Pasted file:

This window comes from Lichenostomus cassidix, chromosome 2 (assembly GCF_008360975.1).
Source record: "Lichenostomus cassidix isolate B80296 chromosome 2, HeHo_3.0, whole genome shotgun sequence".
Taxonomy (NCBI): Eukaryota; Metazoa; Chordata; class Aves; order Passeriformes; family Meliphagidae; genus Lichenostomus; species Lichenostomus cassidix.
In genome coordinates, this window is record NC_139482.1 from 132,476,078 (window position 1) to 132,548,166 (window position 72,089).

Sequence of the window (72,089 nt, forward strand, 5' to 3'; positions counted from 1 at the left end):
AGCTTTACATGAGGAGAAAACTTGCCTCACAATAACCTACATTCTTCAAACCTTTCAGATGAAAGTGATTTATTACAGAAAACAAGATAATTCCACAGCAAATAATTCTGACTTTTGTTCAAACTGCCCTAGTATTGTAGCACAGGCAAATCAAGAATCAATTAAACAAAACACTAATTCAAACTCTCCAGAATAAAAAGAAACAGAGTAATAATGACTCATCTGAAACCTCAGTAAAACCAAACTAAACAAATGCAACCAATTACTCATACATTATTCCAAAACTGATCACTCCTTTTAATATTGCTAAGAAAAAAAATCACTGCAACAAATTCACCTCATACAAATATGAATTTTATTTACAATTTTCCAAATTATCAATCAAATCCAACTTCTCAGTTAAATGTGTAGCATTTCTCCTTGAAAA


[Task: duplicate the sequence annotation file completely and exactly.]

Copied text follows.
This window comes from Lichenostomus cassidix, chromosome 2 (assembly GCF_008360975.1).
Source record: "Lichenostomus cassidix isolate B80296 chromosome 2, HeHo_3.0, whole genome shotgun sequence".
Taxonomy (NCBI): Eukaryota; Metazoa; Chordata; class Aves; order Passeriformes; family Meliphagidae; genus Lichenostomus; species Lichenostomus cassidix.
In genome coordinates, this window is record NC_139482.1 from 132,476,078 (window position 1) to 132,548,166 (window position 72,089).

Sequence of the window (72,089 nt, forward strand, 5' to 3'; positions counted from 1 at the left end):
AGCTTTACATGAGGAGAAAACTTGCCTCACAATAACCTACATTCTTCAAACCTTTCAGATGAAAGTGATTTATTACAGAAAACAAGATAATTCCACAGCAAATAATTCTGACTTTTGTTCAAACTGCCCTAGTATTGTAGCACAGGCAAATCAAGAATCAATTAAACAAAACACTAATTCAAACTCTCCAGAATAAAAAGAAACAGAGTAATAATGACTCATCTGAAACCTCAGTAAAACCAAACTAAACAAATGCAACCAATTACTCATACATTATTCCAAAACTGATCACTCCTTTTAATATTGCTAAGAAAAAAAATCACTGCAACAAATTCACCTCATACAAATATGAATTTTATTTACAATTTTCCAAATTATCAATCAAATCCAACTTCTCAGTTAAATGTGTAGCATTTCTCCTTGAAAA